Christmas Homesickness and Happiness - Perspectives From Our Second Year on the Road

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Thursday 24 December 2015

Christmas Homesickness and Happiness - Perspectives From Our Second Year on the Road

Strolling gently through the Mediterranean waves in the warm afternoon sun of the Albufera Nature reserve this Christmas Eve our minds turned naturally to home, Christmas, family and friends. Although, without a doubt, our Christmas location this year is idyllic, we were both also aware of a nagging sense of homesickness and restlessness that has been growing in us both these past few days. The purpose of this post is to reflect a little on that feeling and share a few thoughts on our own perspective.

Both of our childhood experiences of Christmas were highlights of the year with gifts and tasty food galore served in the warm embrace of family gatherings. Then as we grew up a little and left home, like many young adults, we still found ourselves returning to our childhood home each Christmas time to be with family once more. At first we would spend Christmas's apart while we visited our respective family's, after all we could be together the rest of the year, then as time wore on we would spend Christmas together but travel rapidly around the UK or even taking flights trying to visit each family in turn. Yet still the one who was 'away from home' on Christmas Day itself would feel a little homesick. In fact, prior to starting our motorhome adventure we spent just a single Christmas on our own, in Spain as it happened, taking a last minute flight to Malaga and a warm apartment and even then, despite the sun and sea we still recall that nagging homesickness on the day itself.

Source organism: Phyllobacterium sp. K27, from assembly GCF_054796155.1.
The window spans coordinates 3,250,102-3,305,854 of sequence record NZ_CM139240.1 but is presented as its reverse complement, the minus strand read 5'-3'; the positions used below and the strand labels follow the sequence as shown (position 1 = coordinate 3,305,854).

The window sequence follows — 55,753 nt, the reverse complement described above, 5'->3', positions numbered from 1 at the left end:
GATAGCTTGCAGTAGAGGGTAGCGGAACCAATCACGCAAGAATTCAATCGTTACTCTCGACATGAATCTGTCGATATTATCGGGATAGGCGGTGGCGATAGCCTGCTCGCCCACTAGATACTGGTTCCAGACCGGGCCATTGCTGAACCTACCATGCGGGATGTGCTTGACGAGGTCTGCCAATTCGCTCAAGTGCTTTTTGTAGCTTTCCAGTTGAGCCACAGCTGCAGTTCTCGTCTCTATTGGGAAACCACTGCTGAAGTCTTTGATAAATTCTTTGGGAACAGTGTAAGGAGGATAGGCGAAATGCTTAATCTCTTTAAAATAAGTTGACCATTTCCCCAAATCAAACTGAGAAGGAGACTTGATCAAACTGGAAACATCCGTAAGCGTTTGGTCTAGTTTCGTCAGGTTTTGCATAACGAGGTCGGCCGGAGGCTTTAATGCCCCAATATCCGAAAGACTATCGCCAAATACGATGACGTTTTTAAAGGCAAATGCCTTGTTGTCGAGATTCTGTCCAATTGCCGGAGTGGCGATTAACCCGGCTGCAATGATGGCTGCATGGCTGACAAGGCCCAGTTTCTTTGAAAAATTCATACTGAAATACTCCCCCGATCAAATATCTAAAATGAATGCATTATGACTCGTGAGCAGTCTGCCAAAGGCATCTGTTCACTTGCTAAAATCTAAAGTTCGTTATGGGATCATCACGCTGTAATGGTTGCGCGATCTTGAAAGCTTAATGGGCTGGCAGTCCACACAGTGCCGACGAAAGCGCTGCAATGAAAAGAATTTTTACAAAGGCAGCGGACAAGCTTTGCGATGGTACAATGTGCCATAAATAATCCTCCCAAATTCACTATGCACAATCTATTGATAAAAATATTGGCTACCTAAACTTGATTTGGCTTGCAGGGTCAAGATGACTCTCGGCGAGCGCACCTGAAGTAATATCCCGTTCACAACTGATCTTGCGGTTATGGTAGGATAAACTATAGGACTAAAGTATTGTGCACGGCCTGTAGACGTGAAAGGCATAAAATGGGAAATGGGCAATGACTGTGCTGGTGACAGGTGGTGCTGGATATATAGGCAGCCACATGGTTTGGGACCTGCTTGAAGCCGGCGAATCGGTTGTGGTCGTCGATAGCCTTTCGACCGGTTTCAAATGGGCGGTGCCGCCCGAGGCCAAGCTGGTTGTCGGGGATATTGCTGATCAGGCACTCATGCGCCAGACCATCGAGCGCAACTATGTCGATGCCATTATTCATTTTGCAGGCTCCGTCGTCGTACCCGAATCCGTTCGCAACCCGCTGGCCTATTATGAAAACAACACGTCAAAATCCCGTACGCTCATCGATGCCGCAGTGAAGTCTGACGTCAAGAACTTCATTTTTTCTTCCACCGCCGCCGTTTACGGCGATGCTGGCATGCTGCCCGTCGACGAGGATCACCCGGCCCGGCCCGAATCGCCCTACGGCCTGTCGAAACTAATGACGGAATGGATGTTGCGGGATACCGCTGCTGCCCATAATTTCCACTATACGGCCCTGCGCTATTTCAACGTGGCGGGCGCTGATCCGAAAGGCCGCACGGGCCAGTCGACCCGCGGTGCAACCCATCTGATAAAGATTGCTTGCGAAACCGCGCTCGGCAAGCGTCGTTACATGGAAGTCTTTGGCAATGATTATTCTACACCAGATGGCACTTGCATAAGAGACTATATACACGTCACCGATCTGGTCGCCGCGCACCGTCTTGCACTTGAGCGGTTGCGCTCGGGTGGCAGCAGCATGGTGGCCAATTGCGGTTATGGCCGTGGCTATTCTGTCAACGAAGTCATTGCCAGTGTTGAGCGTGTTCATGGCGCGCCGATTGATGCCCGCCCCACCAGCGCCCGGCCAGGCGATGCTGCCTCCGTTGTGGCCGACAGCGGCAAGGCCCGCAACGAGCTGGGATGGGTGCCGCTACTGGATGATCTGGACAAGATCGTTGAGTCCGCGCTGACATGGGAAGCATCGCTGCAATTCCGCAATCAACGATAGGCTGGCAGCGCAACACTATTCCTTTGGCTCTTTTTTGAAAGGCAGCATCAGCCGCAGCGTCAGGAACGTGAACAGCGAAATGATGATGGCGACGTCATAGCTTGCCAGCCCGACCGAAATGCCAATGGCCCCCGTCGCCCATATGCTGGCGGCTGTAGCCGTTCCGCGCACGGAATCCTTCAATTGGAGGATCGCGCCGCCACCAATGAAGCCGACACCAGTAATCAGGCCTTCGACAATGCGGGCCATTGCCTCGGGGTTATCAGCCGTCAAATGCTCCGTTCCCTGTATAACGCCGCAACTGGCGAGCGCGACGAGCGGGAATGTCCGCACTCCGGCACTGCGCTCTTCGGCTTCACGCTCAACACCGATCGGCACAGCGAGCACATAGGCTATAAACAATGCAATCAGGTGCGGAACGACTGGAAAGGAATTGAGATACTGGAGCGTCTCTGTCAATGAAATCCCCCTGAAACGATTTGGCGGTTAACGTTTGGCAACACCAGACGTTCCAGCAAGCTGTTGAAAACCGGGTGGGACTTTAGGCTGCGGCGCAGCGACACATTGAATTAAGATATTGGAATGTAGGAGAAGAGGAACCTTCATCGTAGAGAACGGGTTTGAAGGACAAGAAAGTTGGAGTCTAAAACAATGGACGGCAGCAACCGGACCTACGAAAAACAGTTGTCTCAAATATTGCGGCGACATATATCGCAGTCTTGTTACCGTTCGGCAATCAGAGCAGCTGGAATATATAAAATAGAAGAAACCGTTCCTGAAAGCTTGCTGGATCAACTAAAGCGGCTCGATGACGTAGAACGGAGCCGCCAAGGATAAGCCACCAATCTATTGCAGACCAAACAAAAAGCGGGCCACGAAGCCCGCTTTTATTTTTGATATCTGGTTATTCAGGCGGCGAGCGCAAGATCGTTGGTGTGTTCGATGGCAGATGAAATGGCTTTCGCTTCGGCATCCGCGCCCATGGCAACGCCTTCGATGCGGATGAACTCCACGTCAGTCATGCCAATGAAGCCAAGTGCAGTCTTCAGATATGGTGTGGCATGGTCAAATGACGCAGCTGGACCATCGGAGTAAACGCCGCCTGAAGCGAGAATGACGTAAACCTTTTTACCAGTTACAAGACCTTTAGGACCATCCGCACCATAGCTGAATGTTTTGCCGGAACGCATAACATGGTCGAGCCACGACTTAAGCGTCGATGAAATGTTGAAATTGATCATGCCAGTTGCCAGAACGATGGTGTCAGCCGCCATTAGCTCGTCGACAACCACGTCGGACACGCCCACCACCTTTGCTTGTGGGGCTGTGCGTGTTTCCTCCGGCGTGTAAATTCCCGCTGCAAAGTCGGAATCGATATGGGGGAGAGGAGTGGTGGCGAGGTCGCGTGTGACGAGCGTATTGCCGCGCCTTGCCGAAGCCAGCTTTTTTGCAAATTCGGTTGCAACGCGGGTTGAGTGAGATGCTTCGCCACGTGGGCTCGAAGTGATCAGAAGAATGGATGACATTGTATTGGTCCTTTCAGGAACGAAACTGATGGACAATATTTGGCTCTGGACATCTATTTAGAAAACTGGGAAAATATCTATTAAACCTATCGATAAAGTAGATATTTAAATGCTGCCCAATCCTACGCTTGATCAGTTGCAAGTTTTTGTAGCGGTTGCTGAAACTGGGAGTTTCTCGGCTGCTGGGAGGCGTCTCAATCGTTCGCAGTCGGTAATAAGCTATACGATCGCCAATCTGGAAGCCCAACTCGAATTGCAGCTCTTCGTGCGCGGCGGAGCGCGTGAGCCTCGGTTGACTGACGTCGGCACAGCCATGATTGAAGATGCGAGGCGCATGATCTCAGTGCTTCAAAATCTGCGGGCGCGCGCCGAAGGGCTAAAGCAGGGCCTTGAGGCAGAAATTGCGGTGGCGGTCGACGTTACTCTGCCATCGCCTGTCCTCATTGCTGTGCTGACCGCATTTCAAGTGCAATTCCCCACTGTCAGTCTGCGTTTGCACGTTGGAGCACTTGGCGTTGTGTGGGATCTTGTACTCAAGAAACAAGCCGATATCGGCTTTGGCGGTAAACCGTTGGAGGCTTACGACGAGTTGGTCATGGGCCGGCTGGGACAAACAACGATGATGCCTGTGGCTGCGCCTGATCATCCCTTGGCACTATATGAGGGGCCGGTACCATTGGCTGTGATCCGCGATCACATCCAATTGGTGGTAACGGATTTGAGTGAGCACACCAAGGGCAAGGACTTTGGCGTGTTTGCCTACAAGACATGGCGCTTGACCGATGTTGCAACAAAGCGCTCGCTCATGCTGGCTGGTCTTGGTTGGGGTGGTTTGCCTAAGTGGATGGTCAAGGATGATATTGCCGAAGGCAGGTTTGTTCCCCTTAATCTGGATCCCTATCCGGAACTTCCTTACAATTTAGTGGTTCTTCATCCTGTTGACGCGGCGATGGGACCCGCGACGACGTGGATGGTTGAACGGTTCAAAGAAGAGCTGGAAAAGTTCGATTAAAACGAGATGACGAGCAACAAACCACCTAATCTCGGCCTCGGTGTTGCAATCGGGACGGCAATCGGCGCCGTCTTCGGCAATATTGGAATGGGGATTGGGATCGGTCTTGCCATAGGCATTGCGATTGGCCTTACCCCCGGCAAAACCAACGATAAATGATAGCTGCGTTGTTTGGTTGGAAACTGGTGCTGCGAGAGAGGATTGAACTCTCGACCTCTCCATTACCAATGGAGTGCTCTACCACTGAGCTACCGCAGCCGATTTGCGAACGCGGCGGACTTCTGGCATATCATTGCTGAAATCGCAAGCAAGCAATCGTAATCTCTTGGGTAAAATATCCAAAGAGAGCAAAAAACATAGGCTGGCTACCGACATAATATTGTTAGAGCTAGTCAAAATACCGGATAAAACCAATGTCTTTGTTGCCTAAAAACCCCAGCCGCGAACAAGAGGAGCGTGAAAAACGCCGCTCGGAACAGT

Perhaps it might seem strange that I even mention this feeling as though it is anything other than obvious. After all, feeling an urge to be with family on Christmas Day is normal for many people. It is one of the few times of year when a majority of people have a little more time off work and can spend extra time together if they choose. At least that had been our experience. Certainly last year during our first motorhome Christmas we missed our family's at Christmas time as we always had done and were grateful to be at Camping Los Escullos with lots of friendly people and good company to pass the festive season with. So far, so normal. After all, we'd not seen our family's for 8 months by that point.

Yet this year as Christmas has approached and we've found ourselves stationed on a fairly remote, beach parking by the Mediterranean sea we've become very aware of that same keen sense of homesickness even though we both saw our family's just a few weeks ago during a trip home and not just a fleeting visit either. We'd spent a month with family and even celebrated St Nicolaas in Holland with Esther's relatives. Also, in addition to the homesickness we've felt increasingly restless, like we were searching for something that we couldn't quite put our finger on. We kept finding ourselves discussing where we might go, what we should do, what we might eat, should we give each other gifts (it might seem unromantic but for many years we didn't do so).....basically brainstorming ideas to mark Christmas Day in some way that was different to our normal routine.